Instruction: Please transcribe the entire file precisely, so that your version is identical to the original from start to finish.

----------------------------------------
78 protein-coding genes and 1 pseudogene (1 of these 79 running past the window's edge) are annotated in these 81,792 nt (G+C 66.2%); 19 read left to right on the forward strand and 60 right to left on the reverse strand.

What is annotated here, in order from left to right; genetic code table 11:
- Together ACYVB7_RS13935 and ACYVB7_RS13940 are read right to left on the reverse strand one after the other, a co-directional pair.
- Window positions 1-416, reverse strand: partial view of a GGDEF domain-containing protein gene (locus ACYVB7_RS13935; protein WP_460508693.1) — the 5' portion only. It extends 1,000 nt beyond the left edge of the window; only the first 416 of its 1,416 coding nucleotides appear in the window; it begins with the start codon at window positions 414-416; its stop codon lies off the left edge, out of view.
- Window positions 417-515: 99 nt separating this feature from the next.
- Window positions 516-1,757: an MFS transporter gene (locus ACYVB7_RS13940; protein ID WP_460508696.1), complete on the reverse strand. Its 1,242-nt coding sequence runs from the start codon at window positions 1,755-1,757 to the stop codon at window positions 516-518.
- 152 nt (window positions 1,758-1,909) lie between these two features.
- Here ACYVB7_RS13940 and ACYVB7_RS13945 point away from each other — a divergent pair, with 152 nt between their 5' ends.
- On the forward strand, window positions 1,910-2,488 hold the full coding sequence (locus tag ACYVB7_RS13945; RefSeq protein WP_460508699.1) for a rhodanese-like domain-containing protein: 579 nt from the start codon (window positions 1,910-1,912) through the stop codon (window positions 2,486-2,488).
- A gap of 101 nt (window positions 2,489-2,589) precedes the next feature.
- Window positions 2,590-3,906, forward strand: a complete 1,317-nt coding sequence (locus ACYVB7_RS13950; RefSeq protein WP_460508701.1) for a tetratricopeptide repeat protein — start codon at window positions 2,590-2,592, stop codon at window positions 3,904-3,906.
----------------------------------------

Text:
78 protein-coding genes and 1 pseudogene (1 of these 79 running past the window's edge) are annotated in these 81,792 nt (G+C 66.2%); 19 read left to right on the forward strand and 60 right to left on the reverse strand.

What is annotated here, in order from left to right; genetic code table 11:
- Together ACYVB7_RS13935 and ACYVB7_RS13940 are read right to left on the reverse strand one after the other, a co-directional pair.
- Window positions 1-416, reverse strand: partial view of a GGDEF domain-containing protein gene (locus ACYVB7_RS13935; protein WP_460508693.1) — the 5' portion only. It extends 1,000 nt beyond the left edge of the window; only the first 416 of its 1,416 coding nucleotides appear in the window; it begins with the start codon at window positions 414-416; its stop codon lies off the left edge, out of view.
- Window positions 417-515: 99 nt separating this feature from the next.
- Window positions 516-1,757: an MFS transporter gene (locus ACYVB7_RS13940; protein ID WP_460508696.1), complete on the reverse strand. Its 1,242-nt coding sequence runs from the start codon at window positions 1,755-1,757 to the stop codon at window positions 516-518.
- 152 nt (window positions 1,758-1,909) lie between these two features.
- Here ACYVB7_RS13940 and ACYVB7_RS13945 point away from each other — a divergent pair, with 152 nt between their 5' ends.
- On the forward strand, window positions 1,910-2,488 hold the full coding sequence (locus tag ACYVB7_RS13945; RefSeq protein WP_460508699.1) for a rhodanese-like domain-containing protein: 579 nt from the start codon (window positions 1,910-1,912) through the stop codon (window positions 2,486-2,488).
- A gap of 101 nt (window positions 2,489-2,589) precedes the next feature.
- Window positions 2,590-3,906, forward strand: a complete 1,317-nt coding sequence (locus ACYVB7_RS13950; RefSeq protein WP_460508701.1) for a tetratricopeptide repeat protein — start codon at window positions 2,590-2,592, stop codon at window positions 3,904-3,906.